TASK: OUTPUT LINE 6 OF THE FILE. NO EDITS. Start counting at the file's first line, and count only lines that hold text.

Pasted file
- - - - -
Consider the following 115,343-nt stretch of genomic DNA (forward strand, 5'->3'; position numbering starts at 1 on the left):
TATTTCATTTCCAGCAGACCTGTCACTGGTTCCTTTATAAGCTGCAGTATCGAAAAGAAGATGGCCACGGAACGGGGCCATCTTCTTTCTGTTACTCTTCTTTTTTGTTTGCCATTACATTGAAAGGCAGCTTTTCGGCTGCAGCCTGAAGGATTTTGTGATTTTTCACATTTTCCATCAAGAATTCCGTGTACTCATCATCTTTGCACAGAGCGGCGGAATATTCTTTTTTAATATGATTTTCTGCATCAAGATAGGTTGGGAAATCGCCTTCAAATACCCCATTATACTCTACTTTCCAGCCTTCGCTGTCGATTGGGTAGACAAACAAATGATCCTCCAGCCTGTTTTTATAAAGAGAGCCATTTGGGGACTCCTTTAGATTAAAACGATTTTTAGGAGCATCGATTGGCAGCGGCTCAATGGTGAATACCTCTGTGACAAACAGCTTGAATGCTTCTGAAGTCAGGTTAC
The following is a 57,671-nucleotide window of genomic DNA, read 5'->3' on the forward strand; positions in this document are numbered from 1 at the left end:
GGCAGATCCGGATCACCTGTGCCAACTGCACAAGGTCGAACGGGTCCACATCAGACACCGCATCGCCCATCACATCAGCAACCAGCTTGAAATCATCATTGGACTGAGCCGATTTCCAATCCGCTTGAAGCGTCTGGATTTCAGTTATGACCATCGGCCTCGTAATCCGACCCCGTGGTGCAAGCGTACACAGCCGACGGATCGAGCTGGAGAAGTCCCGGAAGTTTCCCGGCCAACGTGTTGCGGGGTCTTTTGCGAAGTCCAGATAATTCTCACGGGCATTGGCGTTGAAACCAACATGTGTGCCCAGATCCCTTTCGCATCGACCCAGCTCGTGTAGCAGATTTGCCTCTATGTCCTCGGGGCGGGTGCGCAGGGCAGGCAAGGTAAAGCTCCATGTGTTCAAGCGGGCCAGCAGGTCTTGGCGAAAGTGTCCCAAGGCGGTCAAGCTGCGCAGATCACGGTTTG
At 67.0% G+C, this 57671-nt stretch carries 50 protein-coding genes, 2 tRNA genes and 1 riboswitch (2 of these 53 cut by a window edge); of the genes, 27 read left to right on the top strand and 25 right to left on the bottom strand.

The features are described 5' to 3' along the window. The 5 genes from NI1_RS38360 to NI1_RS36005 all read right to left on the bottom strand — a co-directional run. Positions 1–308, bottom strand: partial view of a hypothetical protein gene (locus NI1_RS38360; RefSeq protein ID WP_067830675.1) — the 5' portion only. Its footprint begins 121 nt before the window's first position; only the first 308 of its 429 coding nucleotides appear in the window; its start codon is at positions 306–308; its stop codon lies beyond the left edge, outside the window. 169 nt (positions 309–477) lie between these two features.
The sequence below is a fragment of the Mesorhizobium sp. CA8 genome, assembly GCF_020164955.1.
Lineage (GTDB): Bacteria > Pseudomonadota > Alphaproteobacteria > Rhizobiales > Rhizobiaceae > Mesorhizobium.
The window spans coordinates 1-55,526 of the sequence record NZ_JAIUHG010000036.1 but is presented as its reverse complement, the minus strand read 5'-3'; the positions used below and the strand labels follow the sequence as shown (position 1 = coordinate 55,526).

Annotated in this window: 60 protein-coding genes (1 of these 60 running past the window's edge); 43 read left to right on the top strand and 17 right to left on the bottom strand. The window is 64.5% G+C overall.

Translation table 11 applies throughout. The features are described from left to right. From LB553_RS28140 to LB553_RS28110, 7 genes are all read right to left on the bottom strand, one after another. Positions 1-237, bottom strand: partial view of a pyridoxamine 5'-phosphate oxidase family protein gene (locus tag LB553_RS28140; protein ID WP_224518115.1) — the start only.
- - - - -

The features are described 5' to 3' along the window. The 5 genes from NI1_RS38360 to NI1_RS36005 all read right to left on the bottom strand — a co-directional run. Positions 1–308, bottom strand: partial view of a hypothetical protein gene (locus NI1_RS38360; RefSeq protein ID WP_067830675.1) — the 5' portion only. Its footprint begins 121 nt before the window's first position; only the first 308 of its 429 coding nucleotides appear in the window; its start codon is at positions 306–308; its stop codon lies beyond the left edge, outside the window. 169 nt (positions 309–477) lie between these two features.